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Egg-free, Dairy-free, Soy-free Convenience Products Available in the Grocery Store: A Food Allergy Resource Guide

Updated on December 18, 2010

Egg-free, Milk-free, Soy-free. You do have choices!

This product guide is for anyone who is allergic to egg, dairy and soy (and peanut too!) or for the people who love them and never know what to buy at the grocery store.

Scroll down to see the table of products that you may be able to purchase at a regular grocery store and enjoy! Or, read a little background information first.

Why make a list? When my daughter was a toddler, she was diagnosed with these food allergies. As she grew, I learned to make foods from scratch that were healthy and satisfied her dietetic requirements. We still make most of our food from scratch. (Check out some of the recipe links at the end of this article!) However, convenience foods definitely have a place in our diet and busy life-style. Since she is young, we are faced with birthday parties, school functions, Halloween and more! It's nice to know what safe alternatives are on the market.

Other allergens: Many of the products are also free of other common allergens, such as tree-nuts and wheat and may assist people with these food allergies in their product search. However, the focus of this article is specific to individuals with these four food allergies.

Food Allergy and Anaphylaxis Network: They are experts on food allergies and an invaluable resource. You can sign-up to receive email alerts regarding manufacturers that have changed their product formulation. They also send out alerts regarding recalls too.

Health Food Stores: A variety of specialty products can be found at health food stores. And, I would highly recommend a trip to one. We enjoy many of these products that are found there. (A favorite product is chocolate chips by Enjoy Life. However, this article focuses on products found in a large, general purpose grocery stores, such as Publix or Bi-Lo. The good news is many big box stores are dedicating more shelf space to products that address special needs, including food allergies.

I am beyond ecstatic when I find a convenience food that is both healthy and egg-free, soy-free, dairy-free and peanut-free. The discovery is usually by accident or as a result of a re-newed search for alternatives. My hope is that this list will help someone that is newly diagnosed with food allergies. It is meant to serve as a starting point in the quest to find products that meet your needs. In addition, I would love to add some new products to my pantry. Comments are welcomed and appreciated!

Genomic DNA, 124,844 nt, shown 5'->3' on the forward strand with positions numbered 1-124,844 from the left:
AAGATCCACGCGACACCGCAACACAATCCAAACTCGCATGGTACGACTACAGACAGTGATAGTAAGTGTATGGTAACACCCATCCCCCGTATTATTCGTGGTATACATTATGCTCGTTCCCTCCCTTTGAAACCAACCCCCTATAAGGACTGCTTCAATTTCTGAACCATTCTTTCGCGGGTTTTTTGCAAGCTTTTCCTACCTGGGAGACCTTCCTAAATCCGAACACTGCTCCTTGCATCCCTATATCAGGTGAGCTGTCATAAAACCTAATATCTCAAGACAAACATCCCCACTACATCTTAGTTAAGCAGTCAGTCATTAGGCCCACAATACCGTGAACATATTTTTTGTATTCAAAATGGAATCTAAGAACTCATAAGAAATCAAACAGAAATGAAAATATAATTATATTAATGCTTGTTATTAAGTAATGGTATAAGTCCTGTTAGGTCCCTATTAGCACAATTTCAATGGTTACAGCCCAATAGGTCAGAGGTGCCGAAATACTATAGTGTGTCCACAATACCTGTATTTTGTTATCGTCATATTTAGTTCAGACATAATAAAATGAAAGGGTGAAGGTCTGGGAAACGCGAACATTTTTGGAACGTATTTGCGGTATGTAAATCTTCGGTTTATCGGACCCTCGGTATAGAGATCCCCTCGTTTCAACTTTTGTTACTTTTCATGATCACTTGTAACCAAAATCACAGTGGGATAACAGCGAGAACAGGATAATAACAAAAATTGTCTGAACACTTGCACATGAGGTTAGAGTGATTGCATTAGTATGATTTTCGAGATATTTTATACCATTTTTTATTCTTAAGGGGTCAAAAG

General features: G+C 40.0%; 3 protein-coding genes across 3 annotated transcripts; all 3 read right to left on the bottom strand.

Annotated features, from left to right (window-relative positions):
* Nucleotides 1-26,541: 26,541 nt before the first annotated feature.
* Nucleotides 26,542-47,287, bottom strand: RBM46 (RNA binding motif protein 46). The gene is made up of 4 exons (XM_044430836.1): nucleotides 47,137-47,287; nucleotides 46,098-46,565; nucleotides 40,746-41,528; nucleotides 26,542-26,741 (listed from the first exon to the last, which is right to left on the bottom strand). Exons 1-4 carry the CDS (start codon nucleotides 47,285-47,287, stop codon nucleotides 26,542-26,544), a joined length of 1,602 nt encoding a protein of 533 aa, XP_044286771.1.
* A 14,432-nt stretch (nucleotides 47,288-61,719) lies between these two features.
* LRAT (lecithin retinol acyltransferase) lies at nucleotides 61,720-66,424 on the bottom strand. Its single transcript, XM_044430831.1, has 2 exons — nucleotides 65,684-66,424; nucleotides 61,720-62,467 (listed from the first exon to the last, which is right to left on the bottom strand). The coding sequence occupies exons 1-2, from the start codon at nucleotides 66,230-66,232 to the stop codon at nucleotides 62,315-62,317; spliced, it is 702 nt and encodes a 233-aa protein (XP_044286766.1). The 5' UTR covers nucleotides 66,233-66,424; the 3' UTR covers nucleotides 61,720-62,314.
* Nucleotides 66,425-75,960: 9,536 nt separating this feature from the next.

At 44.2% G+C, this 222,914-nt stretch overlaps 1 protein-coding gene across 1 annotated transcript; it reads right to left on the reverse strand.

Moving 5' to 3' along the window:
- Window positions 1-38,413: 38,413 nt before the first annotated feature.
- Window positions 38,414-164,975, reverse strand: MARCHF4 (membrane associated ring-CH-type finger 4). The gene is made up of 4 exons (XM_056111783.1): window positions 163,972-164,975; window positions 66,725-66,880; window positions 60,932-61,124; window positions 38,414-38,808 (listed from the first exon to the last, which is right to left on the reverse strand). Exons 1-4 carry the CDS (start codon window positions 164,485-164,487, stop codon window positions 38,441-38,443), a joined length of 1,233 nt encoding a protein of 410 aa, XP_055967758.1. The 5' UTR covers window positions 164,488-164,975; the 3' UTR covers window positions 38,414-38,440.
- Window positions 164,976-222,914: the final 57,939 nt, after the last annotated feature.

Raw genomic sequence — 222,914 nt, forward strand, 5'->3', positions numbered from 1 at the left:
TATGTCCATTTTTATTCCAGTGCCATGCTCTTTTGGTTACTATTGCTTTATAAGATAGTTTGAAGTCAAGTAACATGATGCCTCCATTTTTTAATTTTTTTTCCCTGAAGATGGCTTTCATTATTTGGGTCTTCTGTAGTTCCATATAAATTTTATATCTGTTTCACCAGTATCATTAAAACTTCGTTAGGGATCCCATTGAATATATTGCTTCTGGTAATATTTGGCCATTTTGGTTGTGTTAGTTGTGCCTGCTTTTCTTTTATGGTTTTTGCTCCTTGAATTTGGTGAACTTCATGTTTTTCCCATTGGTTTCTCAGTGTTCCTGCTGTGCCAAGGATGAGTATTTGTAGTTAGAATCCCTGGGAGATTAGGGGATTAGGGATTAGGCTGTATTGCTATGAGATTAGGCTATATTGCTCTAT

Rules to Live By

  1. Always, always read the labels on every product every time you buy it, even if it has been acceptable in the past. The FAAN website provides detailed information on how to read a label and identifies alternative names for prohibited ingredients.
  2. Focus on all the wonderful things that can be eaten. Did I mention this article is about packaged foods at a grocery store? The list of natural foods that can be eaten is extensive. Fruit, vegetables, seeds are nature's convenience foods.



Manufacturers change their formulations all the time. It is of paramount importance to always check the labels each and every time an item is purchased. The information in this article should not be relied upon for accurate and complete information about ingredients or manufacturing claims. It was developed as a starting point in the search for convenience foods that are commonly found in large grocery stores.

About the Chart:

Soybean oil and soy lecithin. Special care has been taken to identify products that use soybean or soy lecithin. According to FAAN, some people that are allergic to soy can consume these products. Check with your doctor about your specific situation.

Other Notes. The notes give tips on ways to use the products and give pointers on other places to check for acceptable products.

Last updated 12/17/10

Is there a facility disclaimer? Does the product contain soy lecithin or soybean oil? 
Other Notes 
Bagels - Lender's Pre-Sliced, Frozen Bagels; Original, Whole Wheat
Current packages have a statement that the bagels are produced in a nut-free environment and contain no milk or eggs.  
Bread - Arnold Premium Italian Bread